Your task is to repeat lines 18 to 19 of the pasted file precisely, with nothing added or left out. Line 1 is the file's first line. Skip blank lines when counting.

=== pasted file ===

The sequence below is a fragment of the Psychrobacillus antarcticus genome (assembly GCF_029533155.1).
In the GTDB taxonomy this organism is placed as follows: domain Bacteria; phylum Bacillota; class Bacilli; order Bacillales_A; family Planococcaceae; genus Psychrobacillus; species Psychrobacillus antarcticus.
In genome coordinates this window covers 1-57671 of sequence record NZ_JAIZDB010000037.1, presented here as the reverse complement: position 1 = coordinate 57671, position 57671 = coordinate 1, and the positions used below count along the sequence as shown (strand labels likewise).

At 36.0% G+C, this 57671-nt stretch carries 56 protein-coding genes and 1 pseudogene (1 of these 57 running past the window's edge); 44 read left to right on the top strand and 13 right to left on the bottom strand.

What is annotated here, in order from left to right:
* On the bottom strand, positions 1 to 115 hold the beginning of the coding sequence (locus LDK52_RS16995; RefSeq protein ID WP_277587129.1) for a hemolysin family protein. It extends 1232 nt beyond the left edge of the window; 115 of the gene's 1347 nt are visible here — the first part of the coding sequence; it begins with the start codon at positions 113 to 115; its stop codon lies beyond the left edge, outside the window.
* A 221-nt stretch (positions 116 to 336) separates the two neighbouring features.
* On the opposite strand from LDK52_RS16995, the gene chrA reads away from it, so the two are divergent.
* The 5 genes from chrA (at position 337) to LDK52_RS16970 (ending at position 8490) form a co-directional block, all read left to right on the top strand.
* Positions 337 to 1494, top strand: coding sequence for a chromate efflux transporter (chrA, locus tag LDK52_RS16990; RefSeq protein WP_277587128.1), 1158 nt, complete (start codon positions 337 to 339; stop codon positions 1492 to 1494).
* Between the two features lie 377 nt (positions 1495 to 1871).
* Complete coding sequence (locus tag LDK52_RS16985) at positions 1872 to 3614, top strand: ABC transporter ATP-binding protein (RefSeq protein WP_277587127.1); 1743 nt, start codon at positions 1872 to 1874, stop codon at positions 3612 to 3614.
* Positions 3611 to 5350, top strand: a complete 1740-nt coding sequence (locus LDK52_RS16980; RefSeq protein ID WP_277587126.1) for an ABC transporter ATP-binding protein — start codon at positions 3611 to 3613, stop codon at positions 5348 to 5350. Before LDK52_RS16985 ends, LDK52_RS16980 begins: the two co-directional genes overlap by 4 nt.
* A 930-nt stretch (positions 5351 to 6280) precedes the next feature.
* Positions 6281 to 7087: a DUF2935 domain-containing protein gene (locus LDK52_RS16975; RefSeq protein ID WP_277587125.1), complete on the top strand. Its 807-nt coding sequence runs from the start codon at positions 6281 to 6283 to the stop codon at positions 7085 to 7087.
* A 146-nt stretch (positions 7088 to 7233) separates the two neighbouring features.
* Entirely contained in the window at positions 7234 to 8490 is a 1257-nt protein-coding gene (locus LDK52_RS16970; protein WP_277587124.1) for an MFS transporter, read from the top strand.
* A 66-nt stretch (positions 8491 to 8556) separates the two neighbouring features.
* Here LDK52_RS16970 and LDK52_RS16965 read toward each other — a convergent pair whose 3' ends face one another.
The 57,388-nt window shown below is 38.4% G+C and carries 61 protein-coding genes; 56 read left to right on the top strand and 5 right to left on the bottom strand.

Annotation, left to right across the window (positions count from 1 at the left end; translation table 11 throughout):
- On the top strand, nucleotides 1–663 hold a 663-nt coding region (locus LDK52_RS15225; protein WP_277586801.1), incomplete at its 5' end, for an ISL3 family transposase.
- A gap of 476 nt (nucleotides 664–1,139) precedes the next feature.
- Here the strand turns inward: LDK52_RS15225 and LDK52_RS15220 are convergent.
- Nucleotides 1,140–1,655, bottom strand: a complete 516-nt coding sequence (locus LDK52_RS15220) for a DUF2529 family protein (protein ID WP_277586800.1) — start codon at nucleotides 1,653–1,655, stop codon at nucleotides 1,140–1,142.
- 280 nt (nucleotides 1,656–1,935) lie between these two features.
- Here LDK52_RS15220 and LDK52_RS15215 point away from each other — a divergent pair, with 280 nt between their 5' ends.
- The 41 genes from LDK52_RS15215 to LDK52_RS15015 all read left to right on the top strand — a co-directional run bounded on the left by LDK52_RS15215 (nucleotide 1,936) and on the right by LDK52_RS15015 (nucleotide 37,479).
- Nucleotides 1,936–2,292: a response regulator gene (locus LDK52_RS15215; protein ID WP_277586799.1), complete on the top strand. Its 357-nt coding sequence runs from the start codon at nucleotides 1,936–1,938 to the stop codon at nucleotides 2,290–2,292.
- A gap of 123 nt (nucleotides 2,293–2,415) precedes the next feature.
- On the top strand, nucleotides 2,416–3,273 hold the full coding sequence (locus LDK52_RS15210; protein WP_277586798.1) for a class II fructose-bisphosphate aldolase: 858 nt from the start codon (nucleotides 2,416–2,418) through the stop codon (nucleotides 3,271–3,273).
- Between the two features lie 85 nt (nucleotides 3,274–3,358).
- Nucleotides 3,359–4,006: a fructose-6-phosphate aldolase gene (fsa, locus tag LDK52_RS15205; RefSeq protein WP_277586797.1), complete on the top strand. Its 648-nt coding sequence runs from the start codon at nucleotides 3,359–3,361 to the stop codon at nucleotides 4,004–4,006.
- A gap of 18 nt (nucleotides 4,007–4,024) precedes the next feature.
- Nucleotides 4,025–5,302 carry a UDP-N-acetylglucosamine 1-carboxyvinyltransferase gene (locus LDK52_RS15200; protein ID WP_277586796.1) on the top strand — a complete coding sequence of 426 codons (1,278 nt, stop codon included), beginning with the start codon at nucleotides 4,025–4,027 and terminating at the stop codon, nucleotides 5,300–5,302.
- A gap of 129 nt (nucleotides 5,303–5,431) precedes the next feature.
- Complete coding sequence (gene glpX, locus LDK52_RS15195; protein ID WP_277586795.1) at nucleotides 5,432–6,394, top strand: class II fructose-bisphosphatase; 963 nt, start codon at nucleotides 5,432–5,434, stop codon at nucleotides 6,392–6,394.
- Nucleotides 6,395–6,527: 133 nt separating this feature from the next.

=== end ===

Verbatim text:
* A 66-nt stretch (positions 8491 to 8556) separates the two neighbouring features.
* Here LDK52_RS16970 and LDK52_RS16965 read toward each other — a convergent pair whose 3' ends face one another.